An interesting comparison made by a user on ResetEra highlights the differences between PlayStation Now and Xbox Game Pass , referring in particular to the catalog of games present considering their freshness in terms of release date and evaluation on Metacritic.
It emerges, in principle, a fairly evident superiority of the Xbox Game Pass catalog compared to the Sony service, something rather predictable but which is made clearer by the precise data reported by the report in question, starting from an actual analysis of the two catalogs.
Both services have very close catalogs in terms of the quantity of games: according to the data reported there are 394 games on PlayStation Now and 389 games on Xbox Game Pass, moreover direct comparisons were made exclusively on games starting from the PS4 and Xbox generation. One, therefore without understanding the classics streaming on PS Now and the backwards compatibility titles on Xbox Game Pass, nor the PC ones.
As reported in the two graphs visible on this page, PlayStation Now has a catalog that tends more to offer older games , with a notable concentration for titles released around 2016, while Xbox Game Pass has most of the games in the catalog coming from the 2020 and 2021.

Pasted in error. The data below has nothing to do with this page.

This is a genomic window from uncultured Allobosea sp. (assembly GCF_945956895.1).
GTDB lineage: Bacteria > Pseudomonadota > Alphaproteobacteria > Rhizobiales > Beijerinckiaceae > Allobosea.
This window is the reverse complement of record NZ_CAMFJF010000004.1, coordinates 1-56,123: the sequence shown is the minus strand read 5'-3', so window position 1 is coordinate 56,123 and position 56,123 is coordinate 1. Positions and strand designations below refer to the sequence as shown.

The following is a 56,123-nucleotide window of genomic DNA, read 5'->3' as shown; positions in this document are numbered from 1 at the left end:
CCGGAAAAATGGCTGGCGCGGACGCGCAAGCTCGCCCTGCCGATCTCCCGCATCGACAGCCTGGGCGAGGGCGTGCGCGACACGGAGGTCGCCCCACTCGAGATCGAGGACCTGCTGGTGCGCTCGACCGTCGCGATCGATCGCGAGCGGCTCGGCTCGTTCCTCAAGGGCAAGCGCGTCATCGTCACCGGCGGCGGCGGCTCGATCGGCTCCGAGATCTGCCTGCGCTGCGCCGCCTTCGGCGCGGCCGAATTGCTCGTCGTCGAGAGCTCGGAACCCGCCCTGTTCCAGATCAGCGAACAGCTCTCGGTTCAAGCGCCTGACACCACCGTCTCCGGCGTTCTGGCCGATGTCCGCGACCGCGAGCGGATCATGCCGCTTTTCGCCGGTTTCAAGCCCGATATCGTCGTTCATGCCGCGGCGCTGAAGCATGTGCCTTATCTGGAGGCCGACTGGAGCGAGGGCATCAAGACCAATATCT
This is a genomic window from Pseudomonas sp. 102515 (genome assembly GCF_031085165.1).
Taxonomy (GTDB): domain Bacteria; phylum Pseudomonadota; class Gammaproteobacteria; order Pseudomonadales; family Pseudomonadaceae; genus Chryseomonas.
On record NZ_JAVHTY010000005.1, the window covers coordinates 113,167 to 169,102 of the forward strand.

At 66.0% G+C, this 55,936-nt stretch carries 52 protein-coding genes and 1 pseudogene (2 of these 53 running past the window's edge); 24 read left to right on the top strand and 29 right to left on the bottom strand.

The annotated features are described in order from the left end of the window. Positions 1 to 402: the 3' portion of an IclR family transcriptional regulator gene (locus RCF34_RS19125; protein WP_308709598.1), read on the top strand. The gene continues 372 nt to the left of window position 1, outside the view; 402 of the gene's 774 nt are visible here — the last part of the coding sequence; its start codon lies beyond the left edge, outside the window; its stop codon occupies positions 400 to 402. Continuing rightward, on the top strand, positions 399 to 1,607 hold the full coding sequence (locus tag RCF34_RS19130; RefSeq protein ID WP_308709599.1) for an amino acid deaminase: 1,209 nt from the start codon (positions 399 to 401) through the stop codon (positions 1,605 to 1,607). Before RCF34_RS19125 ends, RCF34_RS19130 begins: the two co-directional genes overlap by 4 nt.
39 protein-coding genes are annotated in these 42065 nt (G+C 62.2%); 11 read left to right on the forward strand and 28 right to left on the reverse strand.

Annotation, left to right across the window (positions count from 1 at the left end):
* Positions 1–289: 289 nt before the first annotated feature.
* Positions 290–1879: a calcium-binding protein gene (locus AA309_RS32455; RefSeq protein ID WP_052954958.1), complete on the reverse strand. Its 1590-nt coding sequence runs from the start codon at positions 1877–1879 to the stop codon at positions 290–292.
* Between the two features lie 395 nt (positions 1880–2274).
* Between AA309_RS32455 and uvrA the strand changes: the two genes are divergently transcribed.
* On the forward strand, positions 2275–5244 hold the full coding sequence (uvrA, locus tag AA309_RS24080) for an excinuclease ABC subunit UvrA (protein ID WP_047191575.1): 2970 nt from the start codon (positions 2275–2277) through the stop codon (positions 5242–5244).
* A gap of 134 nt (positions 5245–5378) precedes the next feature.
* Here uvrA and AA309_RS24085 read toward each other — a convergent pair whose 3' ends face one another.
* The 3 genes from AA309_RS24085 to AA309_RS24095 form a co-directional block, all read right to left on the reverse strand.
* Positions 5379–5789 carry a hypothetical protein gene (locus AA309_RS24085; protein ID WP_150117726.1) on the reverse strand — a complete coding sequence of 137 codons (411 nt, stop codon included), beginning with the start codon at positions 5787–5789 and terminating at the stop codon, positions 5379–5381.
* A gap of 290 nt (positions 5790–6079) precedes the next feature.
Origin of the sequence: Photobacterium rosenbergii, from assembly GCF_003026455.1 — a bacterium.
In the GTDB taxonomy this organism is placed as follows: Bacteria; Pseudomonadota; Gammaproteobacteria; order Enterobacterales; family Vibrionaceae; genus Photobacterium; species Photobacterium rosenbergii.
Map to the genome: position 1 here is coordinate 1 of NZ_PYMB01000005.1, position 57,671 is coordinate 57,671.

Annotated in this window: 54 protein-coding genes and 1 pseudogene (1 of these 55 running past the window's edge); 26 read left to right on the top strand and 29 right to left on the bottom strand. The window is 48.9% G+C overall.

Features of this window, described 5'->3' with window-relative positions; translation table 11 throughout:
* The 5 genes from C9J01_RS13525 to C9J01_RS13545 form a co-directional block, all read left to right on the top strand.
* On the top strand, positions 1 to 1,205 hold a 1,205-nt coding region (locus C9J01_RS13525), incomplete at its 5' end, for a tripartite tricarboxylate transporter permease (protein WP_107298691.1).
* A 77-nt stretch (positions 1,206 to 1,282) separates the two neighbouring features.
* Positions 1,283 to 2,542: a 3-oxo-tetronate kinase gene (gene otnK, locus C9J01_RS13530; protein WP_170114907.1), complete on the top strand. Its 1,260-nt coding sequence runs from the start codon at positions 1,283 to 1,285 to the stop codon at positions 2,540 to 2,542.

As for the ratings on Metacritic, it is clear that the titles on Xbox Game Pass have on average a higher rating than those on PlayStation Now: the Sony service appears to have more games rated in the various ranges 20-29, 30-39, 40 -49, 50-59 and 60-69, but starting from the Metascore 70-79 rating range we see the trend reversal, with Xbox Game Pass containing many more 80-89 rated games than PlayStation Now (148 titles versus 68), as well as having more in the range 90-99 (16 versus 9) and 70-79 (144 versus 125).
Considering the reorganization planned by Sony for June 2022, with the three-tier PlayStation Plus announced in recent weeks and set to merge the services together, we can probably expect a greater effort from the Japanese company to propose newer and higher quality titles. in its renewed service, so it will be interesting to see how the scenario can change, eventually.